C. Real Rate of Return
We calculate the lifetime value of taxes and benefits on the basis of "present value" at the time point discussed above. This approach allows us to compare the value of money paid or received in 1 year with that of money paid or received in a different year by specific population cohorts. Specifically, this is equivalent to assuming that the taxes paid every year were put into something like a savings account that grows over time until the taxpayer's normal retirement age. The rate of interest we use to calculate the present value of the lifetime taxes and benefits is the appropriate rate of inflation (CPI-U for taxes and Social Security benefits, and medical care CPI for Medicare Part A benefits, as discussed above) plus a real rate of return. Steuerle and colleagues (2011, 2012, 2013, and 2015) used 2% as the real rate of return in their estimation, which is close to the Congressional Budget Office (CBO) estimate of 2.2%-2.3% in coming decades (CBO 2015). In addition to the 2% real rate of return, we also provide estimates using two alternative assumptions adopted in other literature: 3% (Goldman and Orszag 2014; Nikolich-Zugich et al. 2016; The Office of Management and Budget [OMB] 2003), and 7% (OMB 2003). We illustrate that using lower real rates of return would increase the present value of taxes and decrease the present value of benefits, thus making the two entitlement programs look less generous.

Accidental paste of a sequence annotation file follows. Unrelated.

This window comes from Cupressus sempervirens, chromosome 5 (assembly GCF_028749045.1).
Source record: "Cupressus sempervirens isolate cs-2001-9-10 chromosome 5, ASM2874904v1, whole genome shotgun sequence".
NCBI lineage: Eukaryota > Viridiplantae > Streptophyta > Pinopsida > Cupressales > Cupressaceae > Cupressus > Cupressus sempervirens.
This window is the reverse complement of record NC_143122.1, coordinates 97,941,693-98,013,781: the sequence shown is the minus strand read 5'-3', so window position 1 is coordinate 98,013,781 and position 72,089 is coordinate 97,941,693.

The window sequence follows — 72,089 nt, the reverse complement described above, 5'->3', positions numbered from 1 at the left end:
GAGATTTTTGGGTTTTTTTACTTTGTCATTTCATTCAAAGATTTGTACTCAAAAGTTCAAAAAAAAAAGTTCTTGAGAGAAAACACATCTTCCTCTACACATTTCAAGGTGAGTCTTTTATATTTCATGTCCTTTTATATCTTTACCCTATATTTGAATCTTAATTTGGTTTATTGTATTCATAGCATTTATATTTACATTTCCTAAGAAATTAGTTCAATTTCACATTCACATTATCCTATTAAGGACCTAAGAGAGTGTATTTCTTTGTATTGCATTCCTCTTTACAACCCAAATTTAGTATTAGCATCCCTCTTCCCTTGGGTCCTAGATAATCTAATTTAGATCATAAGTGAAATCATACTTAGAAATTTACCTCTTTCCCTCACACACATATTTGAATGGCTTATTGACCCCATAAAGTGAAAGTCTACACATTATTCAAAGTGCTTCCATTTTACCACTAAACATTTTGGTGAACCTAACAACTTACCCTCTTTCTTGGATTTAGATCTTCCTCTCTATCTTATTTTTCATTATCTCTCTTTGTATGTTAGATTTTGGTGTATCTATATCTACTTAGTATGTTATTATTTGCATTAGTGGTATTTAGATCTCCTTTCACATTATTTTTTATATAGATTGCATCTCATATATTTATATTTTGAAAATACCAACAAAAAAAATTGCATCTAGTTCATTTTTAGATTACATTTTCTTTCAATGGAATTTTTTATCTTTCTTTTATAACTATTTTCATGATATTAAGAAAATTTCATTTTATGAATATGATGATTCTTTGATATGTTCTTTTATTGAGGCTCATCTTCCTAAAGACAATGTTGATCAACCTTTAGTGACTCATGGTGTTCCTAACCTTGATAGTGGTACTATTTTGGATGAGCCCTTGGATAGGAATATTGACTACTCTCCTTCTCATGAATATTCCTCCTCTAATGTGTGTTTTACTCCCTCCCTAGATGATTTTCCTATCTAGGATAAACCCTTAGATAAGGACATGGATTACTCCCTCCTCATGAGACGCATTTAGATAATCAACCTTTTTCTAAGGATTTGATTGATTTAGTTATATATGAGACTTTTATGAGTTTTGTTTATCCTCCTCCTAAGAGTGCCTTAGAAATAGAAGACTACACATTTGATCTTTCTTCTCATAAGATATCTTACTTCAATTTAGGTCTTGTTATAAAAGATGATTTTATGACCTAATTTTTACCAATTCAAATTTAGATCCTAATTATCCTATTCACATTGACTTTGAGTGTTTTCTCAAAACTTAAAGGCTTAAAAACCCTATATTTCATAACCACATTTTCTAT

D. Age Ranges Appropriate for the Estimates
A typical worker in the Steuerle approach is assumed to work every year from age 22 to 1 year prior to the normal retirement age. We use this assumption in one set of our estimates. However, more and more people choose to achieve higher educational degrees and postpone their labor force activities, especially younger generations. For example, about only 40% of adults between the ages of 18-29 in 2012 worked on a full-time basis (National Conference on Citizenship 2013). Thus, we also provide a set of estimates based on the assumption that a worker begins work at age 30. This alternative assumption provides a likely lower bound estimate of lifetime tax contributions. (7)
E. Other Assumptions